Twitter has become a key channel for government departments and officials to announce policies, report their activities and invite interactions with the public: all strategies that might promote positive support. But people often respond negatively to this communication, blaming the government for unpopular policy decisions.
Policy decisions such as the second round of lockdowns and the United Kingdom’s final transition from the European Union in December 2020 led to many thousands of posts on Twitter calling for the resignation of the former prime minister, Boris Johnson.
Led by experts at the University of Birmingham, the Blame (Avoidance) in Twitter Study compared the language that people used when they blamed politicians for negative policy decisions. The study compared what basis people used to blame a policy maker: the person’s ability to do their job, or the person’s honesty and truthfulness. The study also compared the language people used to expressed blame: worded either as a personal attack on the policy maker, ‘You are a failure’ or as a description of someone’s behaviour, ‘You are failing us’, or focused on an outcome, ‘This plan is a failure’.
Twitter enables people to repost content. Blaming on Twitter can be powerful, as the criticism of a politician and their behaviour can go viral as people retweet those messages to new audiences."Dr. Ruth Page - Reader in Stylistics, University of Birmingham
The study found that people perceived personal attacks as more negative than blame focused on an outcome, regardless of the basis of the blame.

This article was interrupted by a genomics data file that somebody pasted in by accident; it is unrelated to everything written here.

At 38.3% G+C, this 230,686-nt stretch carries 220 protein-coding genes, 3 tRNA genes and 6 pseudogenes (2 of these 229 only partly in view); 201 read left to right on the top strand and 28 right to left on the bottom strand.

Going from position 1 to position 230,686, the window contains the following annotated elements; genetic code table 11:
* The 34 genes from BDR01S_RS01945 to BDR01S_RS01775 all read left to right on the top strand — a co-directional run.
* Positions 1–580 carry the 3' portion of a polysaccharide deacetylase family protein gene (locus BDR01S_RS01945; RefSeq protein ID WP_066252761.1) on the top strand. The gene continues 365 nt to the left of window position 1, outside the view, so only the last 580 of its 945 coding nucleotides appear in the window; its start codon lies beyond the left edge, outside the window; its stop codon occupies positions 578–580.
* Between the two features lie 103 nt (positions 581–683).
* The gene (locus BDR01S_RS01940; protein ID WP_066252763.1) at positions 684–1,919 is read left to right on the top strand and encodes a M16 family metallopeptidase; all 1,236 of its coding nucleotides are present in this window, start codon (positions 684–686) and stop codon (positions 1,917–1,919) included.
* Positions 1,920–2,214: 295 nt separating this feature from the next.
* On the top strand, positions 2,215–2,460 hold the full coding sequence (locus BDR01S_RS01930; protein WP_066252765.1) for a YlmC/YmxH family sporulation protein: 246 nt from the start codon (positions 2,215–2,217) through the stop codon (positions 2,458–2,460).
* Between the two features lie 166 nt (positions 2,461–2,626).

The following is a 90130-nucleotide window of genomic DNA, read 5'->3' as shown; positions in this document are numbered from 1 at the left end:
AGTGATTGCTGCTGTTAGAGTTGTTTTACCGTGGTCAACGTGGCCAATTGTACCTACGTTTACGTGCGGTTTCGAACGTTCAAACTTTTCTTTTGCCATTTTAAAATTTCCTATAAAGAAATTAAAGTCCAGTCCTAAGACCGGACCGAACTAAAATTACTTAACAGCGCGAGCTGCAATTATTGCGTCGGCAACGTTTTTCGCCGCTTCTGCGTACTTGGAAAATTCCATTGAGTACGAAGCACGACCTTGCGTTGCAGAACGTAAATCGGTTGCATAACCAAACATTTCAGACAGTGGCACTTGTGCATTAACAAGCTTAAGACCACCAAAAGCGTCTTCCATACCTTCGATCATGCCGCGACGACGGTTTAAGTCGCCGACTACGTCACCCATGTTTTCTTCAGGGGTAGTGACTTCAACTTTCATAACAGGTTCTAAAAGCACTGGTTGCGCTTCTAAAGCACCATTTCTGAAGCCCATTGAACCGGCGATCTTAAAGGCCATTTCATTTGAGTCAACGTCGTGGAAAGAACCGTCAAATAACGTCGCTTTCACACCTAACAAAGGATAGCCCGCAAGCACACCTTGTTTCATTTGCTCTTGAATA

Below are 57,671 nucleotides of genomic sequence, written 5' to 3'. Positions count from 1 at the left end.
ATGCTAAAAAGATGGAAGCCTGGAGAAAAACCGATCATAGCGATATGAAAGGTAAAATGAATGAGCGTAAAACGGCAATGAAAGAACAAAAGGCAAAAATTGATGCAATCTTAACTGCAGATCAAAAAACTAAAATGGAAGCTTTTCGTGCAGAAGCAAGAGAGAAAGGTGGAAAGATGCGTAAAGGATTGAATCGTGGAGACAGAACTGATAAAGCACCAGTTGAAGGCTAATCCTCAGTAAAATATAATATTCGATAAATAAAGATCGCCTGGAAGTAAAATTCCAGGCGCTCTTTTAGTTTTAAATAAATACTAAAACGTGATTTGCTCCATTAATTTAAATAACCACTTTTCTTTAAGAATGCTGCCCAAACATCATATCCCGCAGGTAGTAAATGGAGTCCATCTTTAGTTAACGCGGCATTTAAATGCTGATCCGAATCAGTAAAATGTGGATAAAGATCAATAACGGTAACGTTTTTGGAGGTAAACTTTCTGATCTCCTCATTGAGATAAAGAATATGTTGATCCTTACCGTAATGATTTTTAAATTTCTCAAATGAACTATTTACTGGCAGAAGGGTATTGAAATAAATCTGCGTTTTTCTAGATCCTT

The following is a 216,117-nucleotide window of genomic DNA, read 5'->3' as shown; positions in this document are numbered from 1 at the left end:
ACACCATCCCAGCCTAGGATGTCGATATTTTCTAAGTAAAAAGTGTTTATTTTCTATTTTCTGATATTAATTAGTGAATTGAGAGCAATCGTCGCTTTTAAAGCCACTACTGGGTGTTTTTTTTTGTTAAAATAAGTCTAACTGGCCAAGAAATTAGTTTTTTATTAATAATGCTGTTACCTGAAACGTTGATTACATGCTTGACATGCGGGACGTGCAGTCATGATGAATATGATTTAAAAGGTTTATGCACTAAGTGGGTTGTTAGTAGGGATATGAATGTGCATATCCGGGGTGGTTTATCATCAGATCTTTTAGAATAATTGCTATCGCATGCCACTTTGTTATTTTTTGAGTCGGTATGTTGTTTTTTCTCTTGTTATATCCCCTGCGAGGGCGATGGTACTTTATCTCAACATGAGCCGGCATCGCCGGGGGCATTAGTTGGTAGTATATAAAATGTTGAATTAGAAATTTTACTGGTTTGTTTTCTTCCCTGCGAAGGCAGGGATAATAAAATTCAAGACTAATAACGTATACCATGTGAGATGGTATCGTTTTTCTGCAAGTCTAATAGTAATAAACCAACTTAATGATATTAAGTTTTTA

However, when the blame focused on an outcome was based on poor integrity (such as lies or broken promises), then people perceived this as more negative than an outcome based on poor capacity (the failure of a plan).
Twitter enables people to repost content. Blaming on Twitter can be powerful, as the criticism of a politician and their behaviour can go viral as people retweet those messages to new audiences.
The study found that the people were most likely to retweet blaming messages that were focused on negative outcomes of poor integrity (broken promises and lies). People were least likely to retweet personal attacks.
Study participants explained their choices in terms of social factors. They said that to repost a personal attack might reflect badly on their own reputation, while reposting messages about a negative event was seen as ‘informative’.
The findings of the study show that for policy makers, their integrity and character is their most vulnerable asset in the ‘blame games’ in social media. When a policy maker’s character is blamed, then this is perceived more critically than posts about behaviour or outcomes.
However, the findings of the study also suggest preferences for retweeting may be shaped by more civil, social norms. While criticising an outcome may be less negative than a personal attack, it is those blameworthy events that are most likely to be reposted and so gain more visibility in social media. In terms of raising the visibility of blame, focusing on an outcome is more effective than attacking the policy-maker.
We recommend that as policy makers interact in social media spaces they prioritise interactions which focus on policy decisions and outcomes, as these are most likely to gain visibility and traction via retweets. Our study is also a reminder that truth and integrity matter and should be valued in communicating about politics.
Project team: Dr Ruth Page, Dr Sten Hansson, Dr Matteo Fuoli
Dr. Ruth Page - Reader in Stylistics, University of Birmingham